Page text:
Abby Blake was widowed unexpectedly while living in her hometown, the one place she least expected to end up living out her days. With two young children to care for, she remained in her parents' house after their deaths, rearing her two daughters and slowly letting go of her dreams.
Now, at 52 years of age, daughter Natalie has moved home with her husband and two kids to make things meet after layoffs set them back. And, Abby's other daughter, Gwen, has decided to leave her husband.
Having the entire family back home would be tolerable if they'd act responsible. Instead, Abby is expected to cook and clean for everyone. Tired of their demands, Abby decides to go on strike and takes advantage of the chance to hitch a ride to Chicago on the private jet of Gwen's father-in-law, Cole Hudson.
But, Cole doesn't bother to tell Abby that Chicago is not his destination. Before she knows it, they're in Paris and she is having the time of her life. When sparks fly between Cole and Abby, she has an important decision to make. Who comes first? Should Abby fly back home to the family and her bookkeeping job and be satisfied that she managed to get away? Or is it time for Abby to think about herself for more than just a holiday?
I'm almost embarrassed to admit how much I enjoyed this book. While the writing is not in any way impressive and I didn't mark a single quote, I couldn't put the book down. Why? I can't quite figure that out. The storyline is almost bizarrely far-fetched and comes off as: "Small town widow has Pretty Woman fairytale experience in Paris." It's a little too tidy, possibly a lot too tidy and certainly a fantasy in many ways. And, yet, I cared about Abby and even though I was consciously aware that goofy things were happening and it was way too easy for this woman to find a way to zip over to Paris and maybe even go back to remain for a year (!!!), I couldn't put the darned book down. I even dragged it to a barbeque restaurant, where it was at risk of getting slimed (don't worry; it's still pristine) and read while the guys glared at me.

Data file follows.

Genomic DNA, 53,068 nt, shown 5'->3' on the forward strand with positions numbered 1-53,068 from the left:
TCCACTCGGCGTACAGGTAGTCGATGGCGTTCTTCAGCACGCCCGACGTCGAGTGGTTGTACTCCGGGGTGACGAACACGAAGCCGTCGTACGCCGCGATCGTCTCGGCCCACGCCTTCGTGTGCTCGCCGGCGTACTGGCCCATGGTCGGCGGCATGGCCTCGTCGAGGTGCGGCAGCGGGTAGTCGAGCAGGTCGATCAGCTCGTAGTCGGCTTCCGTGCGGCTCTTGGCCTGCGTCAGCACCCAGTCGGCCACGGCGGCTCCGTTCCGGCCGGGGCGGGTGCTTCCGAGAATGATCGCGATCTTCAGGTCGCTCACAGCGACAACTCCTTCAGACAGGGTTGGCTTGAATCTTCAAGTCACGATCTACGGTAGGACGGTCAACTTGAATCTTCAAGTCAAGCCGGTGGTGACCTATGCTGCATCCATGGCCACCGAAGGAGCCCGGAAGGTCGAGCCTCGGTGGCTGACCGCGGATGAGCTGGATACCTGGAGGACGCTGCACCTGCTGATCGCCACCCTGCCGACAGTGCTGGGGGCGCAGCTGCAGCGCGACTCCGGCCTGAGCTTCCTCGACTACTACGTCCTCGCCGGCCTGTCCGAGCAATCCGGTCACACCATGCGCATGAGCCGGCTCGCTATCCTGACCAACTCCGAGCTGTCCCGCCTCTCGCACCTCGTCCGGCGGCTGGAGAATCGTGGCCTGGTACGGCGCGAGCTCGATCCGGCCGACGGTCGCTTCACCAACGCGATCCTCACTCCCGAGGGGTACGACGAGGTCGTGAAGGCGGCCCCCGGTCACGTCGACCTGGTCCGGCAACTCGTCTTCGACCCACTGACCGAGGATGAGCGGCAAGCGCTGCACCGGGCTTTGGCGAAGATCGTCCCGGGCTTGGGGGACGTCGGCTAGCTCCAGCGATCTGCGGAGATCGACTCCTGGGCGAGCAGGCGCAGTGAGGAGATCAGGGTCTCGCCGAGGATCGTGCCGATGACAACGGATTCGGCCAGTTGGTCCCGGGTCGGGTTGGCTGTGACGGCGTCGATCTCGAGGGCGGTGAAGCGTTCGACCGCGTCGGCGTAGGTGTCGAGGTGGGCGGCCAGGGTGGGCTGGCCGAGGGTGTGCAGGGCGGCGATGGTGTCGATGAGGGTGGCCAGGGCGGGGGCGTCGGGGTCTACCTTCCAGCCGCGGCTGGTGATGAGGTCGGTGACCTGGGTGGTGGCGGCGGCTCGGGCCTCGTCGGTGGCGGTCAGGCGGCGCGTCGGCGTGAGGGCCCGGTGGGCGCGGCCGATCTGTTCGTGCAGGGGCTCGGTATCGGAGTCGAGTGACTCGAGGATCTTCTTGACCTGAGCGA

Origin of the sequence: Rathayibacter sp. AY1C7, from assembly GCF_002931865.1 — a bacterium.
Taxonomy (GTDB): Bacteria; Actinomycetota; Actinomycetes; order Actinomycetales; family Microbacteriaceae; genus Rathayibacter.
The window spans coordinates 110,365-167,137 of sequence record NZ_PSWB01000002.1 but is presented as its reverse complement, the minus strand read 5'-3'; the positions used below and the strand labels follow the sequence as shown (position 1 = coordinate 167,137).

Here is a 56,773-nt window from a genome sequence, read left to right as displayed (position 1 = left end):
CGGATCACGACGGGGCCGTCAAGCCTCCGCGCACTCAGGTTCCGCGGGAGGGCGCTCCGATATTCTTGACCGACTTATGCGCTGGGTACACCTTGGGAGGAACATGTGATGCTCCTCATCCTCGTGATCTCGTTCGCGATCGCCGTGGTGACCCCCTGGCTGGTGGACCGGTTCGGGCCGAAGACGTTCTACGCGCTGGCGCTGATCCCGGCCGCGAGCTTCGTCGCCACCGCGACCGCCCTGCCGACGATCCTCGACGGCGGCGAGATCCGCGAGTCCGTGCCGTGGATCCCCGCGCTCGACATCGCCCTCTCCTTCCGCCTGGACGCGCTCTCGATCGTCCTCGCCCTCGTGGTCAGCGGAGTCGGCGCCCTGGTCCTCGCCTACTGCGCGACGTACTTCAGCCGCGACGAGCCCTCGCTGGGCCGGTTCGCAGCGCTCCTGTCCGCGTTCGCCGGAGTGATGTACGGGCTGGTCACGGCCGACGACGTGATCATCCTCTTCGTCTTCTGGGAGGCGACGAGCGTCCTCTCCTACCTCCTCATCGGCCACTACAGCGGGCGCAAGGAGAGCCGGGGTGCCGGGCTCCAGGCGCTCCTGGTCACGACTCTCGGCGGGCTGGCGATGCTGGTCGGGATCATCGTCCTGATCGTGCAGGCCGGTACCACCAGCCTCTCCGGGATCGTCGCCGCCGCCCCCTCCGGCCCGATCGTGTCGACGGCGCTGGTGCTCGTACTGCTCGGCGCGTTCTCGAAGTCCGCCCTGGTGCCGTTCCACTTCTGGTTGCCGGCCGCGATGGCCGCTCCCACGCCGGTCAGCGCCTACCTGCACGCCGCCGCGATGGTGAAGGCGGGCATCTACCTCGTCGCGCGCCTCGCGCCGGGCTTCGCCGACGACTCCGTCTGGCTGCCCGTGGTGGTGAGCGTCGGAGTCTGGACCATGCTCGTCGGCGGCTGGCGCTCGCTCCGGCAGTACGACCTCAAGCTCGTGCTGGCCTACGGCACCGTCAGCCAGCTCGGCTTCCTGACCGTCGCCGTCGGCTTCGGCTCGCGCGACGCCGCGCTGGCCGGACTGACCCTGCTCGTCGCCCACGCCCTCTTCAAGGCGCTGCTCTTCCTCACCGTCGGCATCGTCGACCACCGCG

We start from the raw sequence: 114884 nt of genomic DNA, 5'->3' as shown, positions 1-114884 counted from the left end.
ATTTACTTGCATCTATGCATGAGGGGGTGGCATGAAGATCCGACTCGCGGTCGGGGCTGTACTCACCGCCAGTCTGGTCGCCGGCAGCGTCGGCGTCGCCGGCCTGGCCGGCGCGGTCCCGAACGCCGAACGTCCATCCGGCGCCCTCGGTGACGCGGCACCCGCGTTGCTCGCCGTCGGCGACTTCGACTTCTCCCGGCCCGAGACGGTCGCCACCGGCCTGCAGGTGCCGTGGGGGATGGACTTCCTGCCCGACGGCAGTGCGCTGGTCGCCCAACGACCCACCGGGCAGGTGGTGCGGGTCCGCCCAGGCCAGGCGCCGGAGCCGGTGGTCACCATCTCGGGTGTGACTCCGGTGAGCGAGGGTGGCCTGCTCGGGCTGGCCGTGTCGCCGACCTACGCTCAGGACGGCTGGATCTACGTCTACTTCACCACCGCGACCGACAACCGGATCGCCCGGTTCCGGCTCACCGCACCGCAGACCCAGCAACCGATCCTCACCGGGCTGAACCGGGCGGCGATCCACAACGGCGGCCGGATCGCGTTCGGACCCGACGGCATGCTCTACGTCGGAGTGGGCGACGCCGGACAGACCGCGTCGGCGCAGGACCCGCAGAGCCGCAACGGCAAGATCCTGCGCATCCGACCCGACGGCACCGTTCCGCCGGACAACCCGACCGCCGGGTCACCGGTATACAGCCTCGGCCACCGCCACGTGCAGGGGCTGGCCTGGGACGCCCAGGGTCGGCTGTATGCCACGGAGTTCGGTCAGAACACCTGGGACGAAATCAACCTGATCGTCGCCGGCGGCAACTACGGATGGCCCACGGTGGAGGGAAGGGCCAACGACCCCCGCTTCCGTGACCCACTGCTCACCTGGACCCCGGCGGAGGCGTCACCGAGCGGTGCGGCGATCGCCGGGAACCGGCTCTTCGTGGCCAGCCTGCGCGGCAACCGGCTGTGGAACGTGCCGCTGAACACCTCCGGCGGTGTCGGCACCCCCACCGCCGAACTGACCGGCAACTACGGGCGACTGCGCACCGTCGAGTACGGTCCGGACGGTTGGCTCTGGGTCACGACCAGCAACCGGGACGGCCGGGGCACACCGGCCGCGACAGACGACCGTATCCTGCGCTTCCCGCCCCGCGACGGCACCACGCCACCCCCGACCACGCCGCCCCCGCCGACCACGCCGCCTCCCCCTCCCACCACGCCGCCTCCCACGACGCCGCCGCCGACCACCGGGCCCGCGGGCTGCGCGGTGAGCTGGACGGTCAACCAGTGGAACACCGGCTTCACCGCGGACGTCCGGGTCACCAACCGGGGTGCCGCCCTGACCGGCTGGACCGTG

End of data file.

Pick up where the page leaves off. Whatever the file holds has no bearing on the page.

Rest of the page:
So, okay . . . not the best writing in the world, but it's definitely pure escapism and requires only light brainpower. Those are both positives for a seasonal book, in my humble opinion. I'd call it an average book, but given the fact that I gobbled it up in one day, I'm going to rate this book high for entertainment value.
Currently reading: Unexpected Daughter by Suzanne Cox - I haven't seen Suzanne for a year, darn it, but she's a sweetheart and I remember the group talking through this particular storyline with her at one of the Magnolia State Romance Writers meetings, before I abandoned all my writing groups. Yea, Suzanne! So far, I am loving this book!
Set aside: Earth in the Balance by Al Gore and Once Upon a Time by Gloria Vanderbilt. I'm in a seasonal mood, so I've set aside the heavier reads for later.
Just arrived: Finders Keepers by Linnea Sinclair. Thanks to Angela for sending this one!!! I used to correspond with Linnea and met her at a conference or two, but haven't spoken to her in many years. I'm really looking forward to reading this one.
Things our cats still have not learned, as of yesterday: You really can't catch that darned tail. And, the human truly does not want you to walk across the table to share the people food.
Bookfool who believes "My tuna is mine and mine alone." But, apparently not very convincingly.